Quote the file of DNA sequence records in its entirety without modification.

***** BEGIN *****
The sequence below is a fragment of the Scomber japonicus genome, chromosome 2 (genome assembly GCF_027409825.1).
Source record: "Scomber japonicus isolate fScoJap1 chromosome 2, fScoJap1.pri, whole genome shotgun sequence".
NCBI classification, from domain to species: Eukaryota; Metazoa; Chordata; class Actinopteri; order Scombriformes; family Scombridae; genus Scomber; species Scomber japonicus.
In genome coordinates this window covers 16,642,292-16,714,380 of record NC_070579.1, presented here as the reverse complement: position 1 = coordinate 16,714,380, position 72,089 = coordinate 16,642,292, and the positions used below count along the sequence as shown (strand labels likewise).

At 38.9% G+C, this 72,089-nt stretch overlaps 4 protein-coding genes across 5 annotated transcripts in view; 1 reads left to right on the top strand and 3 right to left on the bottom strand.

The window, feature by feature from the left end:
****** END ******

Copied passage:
The sequence below is a fragment of the Scomber japonicus genome, chromosome 2 (genome assembly GCF_027409825.1).
Source record: "Scomber japonicus isolate fScoJap1 chromosome 2, fScoJap1.pri, whole genome shotgun sequence".
NCBI classification, from domain to species: Eukaryota; Metazoa; Chordata; class Actinopteri; order Scombriformes; family Scombridae; genus Scomber; species Scomber japonicus.
In genome coordinates this window covers 16,642,292-16,714,380 of record NC_070579.1, presented here as the reverse complement: position 1 = coordinate 16,714,380, position 72,089 = coordinate 16,642,292, and the positions used below count along the sequence as shown (strand labels likewise).

At 38.9% G+C, this 72,089-nt stretch overlaps 4 protein-coding genes across 5 annotated transcripts in view; 1 reads left to right on the top strand and 3 right to left on the bottom strand.

The window, feature by feature from the left end: